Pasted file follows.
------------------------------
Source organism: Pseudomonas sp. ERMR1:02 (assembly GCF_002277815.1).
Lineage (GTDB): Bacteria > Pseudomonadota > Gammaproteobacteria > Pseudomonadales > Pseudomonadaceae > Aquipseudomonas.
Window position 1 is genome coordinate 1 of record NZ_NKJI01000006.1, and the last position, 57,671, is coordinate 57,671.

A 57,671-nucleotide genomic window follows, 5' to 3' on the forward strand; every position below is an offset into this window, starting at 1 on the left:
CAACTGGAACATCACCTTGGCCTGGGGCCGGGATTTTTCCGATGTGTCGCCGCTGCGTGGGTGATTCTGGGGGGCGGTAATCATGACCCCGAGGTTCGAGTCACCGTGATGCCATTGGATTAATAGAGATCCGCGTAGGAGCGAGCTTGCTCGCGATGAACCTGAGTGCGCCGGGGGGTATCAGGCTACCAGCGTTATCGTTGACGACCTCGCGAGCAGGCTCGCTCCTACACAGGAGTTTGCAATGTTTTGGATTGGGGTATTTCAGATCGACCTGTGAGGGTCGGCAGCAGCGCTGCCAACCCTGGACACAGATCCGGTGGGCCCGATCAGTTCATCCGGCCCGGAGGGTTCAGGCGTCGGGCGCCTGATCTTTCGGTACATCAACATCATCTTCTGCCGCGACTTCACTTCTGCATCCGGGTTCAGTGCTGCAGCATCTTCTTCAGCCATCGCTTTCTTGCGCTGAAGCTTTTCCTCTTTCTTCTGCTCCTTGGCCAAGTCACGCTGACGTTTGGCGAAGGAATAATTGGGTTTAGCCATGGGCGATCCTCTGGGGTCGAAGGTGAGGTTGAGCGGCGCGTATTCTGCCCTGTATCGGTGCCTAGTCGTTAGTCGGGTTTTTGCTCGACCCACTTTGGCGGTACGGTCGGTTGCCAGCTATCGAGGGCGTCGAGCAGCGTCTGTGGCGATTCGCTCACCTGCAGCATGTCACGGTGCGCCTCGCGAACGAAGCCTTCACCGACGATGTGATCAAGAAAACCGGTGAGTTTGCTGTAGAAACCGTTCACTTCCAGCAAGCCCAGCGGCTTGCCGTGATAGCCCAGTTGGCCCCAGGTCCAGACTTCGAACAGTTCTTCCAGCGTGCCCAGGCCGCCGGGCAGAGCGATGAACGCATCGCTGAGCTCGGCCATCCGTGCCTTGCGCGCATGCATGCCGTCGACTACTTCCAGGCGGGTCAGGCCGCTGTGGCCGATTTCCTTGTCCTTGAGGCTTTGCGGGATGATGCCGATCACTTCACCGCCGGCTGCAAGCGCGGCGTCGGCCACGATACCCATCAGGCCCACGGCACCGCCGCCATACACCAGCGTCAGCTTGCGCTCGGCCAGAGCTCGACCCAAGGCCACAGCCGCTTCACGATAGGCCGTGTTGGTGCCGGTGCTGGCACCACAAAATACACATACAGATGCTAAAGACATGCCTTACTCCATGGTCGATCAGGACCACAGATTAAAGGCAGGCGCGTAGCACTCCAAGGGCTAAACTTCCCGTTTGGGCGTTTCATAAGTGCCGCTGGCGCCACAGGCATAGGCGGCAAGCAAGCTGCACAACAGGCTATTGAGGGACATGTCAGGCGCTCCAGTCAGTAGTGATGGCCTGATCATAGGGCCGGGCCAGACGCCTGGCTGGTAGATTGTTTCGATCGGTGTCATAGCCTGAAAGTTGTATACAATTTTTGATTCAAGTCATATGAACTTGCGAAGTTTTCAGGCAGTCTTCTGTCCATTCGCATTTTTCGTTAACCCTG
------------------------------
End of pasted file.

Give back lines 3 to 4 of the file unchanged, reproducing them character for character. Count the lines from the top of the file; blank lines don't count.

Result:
Window position 1 is genome coordinate 1 of record NZ_NKJI01000006.1, and the last position, 57,671, is coordinate 57,671.

A 57,671-nucleotide genomic window follows, 5' to 3' on the forward strand; every position below is an offset into this window, starting at 1 on the left: